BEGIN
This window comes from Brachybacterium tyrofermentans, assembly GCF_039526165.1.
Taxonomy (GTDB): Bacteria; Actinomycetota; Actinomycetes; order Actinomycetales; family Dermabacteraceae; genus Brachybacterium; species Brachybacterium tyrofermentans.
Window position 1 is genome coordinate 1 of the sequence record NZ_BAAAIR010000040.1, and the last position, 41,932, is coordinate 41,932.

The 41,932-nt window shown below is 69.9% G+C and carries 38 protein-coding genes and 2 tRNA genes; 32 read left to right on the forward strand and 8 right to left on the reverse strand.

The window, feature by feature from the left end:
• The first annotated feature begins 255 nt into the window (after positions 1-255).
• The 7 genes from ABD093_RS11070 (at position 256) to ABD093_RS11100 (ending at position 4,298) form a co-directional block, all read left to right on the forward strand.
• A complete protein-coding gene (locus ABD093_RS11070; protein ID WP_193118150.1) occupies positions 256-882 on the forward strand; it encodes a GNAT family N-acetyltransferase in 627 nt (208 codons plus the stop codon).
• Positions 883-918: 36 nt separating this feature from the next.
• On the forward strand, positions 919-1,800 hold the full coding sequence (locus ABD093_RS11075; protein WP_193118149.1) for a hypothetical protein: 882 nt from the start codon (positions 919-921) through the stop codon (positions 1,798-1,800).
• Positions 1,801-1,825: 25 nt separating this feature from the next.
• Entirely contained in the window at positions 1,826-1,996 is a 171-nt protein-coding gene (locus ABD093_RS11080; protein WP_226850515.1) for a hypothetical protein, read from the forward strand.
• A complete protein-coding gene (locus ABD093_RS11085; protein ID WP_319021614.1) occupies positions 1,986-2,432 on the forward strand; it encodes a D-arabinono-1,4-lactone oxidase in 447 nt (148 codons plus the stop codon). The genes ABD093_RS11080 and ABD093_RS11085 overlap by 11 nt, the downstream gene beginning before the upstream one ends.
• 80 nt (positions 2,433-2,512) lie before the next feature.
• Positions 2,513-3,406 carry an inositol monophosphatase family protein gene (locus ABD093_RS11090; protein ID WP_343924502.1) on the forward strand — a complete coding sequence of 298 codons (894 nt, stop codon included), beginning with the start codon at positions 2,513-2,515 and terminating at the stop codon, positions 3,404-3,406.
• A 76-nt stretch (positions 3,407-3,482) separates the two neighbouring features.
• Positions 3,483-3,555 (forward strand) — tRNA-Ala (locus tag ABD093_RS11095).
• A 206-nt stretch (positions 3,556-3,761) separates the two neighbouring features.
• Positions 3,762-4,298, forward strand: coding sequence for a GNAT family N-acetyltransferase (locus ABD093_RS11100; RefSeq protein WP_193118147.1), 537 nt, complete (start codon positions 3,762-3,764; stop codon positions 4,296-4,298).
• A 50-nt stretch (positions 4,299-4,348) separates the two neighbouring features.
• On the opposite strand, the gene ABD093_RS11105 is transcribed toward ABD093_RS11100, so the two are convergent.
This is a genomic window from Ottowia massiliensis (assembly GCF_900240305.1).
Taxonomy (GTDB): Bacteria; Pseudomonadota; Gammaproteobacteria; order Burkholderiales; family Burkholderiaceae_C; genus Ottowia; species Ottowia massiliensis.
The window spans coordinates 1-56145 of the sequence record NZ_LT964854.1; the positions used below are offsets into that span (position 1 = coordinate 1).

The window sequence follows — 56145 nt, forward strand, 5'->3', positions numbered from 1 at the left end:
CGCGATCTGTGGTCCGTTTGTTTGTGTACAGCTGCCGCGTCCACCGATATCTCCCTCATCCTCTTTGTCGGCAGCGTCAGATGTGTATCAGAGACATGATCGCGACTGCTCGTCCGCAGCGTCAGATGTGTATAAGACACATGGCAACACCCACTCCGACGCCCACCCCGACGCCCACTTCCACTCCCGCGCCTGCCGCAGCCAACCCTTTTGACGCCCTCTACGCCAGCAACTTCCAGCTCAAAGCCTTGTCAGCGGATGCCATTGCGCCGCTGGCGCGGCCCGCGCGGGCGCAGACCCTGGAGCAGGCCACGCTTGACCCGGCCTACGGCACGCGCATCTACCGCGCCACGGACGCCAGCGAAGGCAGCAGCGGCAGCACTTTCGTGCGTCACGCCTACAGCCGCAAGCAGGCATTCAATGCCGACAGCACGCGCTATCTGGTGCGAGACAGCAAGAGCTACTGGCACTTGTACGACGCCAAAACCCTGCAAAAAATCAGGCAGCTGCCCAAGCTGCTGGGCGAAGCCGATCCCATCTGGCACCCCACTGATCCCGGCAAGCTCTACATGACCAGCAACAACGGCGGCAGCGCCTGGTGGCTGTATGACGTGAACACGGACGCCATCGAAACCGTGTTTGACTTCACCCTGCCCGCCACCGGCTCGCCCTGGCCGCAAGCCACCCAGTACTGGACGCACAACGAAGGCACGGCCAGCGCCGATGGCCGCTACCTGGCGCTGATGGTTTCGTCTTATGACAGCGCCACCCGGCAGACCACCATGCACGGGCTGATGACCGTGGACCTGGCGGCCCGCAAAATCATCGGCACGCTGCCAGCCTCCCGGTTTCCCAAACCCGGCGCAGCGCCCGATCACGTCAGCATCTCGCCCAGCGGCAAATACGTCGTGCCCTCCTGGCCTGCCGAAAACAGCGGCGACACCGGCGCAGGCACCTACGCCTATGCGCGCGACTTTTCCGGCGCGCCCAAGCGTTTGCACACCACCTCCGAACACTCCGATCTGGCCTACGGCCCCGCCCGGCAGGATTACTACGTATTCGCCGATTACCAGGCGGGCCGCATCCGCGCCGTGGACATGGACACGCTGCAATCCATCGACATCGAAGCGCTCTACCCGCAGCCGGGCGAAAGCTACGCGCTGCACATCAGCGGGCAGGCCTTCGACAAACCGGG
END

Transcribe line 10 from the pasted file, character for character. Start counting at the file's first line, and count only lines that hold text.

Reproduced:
• On the forward strand, positions 919-1,800 hold the full coding sequence (locus ABD093_RS11075; protein WP_193118149.1) for a hypothetical protein: 882 nt from the start codon (positions 919-921) through the stop codon (positions 1,798-1,800).